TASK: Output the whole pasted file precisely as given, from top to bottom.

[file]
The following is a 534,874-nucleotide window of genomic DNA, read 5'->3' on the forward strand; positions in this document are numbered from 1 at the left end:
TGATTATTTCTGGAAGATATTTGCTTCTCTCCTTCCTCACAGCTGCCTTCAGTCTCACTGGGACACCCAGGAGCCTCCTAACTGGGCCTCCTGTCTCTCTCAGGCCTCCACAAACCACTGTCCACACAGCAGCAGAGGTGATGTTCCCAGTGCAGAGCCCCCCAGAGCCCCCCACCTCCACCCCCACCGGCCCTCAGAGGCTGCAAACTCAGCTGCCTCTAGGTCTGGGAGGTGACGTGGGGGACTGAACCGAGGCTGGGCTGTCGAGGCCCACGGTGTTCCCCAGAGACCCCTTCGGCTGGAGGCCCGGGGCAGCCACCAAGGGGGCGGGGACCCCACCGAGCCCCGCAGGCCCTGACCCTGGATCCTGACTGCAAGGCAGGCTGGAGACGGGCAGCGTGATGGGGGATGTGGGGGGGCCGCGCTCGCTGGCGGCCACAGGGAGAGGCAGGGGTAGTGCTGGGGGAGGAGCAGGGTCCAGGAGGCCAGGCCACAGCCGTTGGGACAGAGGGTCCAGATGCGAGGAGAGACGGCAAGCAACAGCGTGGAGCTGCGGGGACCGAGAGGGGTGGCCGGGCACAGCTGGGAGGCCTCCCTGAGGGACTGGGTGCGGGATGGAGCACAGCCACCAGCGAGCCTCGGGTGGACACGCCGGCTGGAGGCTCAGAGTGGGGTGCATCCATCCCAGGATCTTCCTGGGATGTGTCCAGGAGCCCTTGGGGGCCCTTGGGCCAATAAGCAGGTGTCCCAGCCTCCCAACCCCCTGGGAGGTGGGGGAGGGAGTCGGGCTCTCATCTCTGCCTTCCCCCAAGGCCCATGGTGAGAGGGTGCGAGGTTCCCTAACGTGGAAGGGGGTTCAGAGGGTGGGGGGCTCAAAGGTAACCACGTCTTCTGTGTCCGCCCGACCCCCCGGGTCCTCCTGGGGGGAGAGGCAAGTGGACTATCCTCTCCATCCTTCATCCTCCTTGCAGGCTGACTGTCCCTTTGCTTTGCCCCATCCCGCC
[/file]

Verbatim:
The following is a 534,874-nucleotide window of genomic DNA, read 5'->3' on the forward strand; positions in this document are numbered from 1 at the left end:
TGATTATTTCTGGAAGATATTTGCTTCTCTCCTTCCTCACAGCTGCCTTCAGTCTCACTGGGACACCCAGGAGCCTCCTAACTGGGCCTCCTGTCTCTCTCAGGCCTCCACAAACCACTGTCCACACAGCAGCAGAGGTGATGTTCCCAGTGCAGAGCCCCCCAGAGCCCCCCACCTCCACCCCCACCGGCCCTCAGAGGCTGCAAACTCAGCTGCCTCTAGGTCTGGGAGGTGACGTGGGGGACTGAACCGAGGCTGGGCTGTCGAGGCCCACGGTGTTCCCCAGAGACCCCTTCGGCTGGAGGCCCGGGGCAGCCACCAAGGGGGCGGGGACCCCACCGAGCCCCGCAGGCCCTGACCCTGGATCCTGACTGCAAGGCAGGCTGGAGACGGGCAGCGTGATGGGGGATGTGGGGGGGCCGCGCTCGCTGGCGGCCACAGGGAGAGGCAGGGGTAGTGCTGGGGGAGGAGCAGGGTCCAGGAGGCCAGGCCACAGCCGTTGGGACAGAGGGTCCAGATGCGAGGAGAGACGGCAAGCAACAGCGTGGAGCTGCGGGGACCGAGAGGGGTGGCCGGGCACAGCTGGGAGGCCTCCCTGAGGGACTGGGTGCGGGATGGAGCACAGCCACCAGCGAGCCTCGGGTGGACACGCCGGCTGGAGGCTCAGAGTGGGGTGCATCCATCCCAGGATCTTCCTGGGATGTGTCCAGGAGCCCTTGGGGGCCCTTGGGCCAATAAGCAGGTGTCCCAGCCTCCCAACCCCCTGGGAGGTGGGGGAGGGAGTCGGGCTCTCATCTCTGCCTTCCCCCAAGGCCCATGGTGAGAGGGTGCGAGGTTCCCTAACGTGGAAGGGGGTTCAGAGGGTGGGGGGCTCAAAGGTAACCACGTCTTCTGTGTCCGCCCGACCCCCCGGGTCCTCCTGGGGGGAGAGGCAAGTGGACTATCCTCTCCATCCTTCATCCTCCTTGCAGGCTGACTGTCCCTTTGCTTTGCCCCATCCCGCC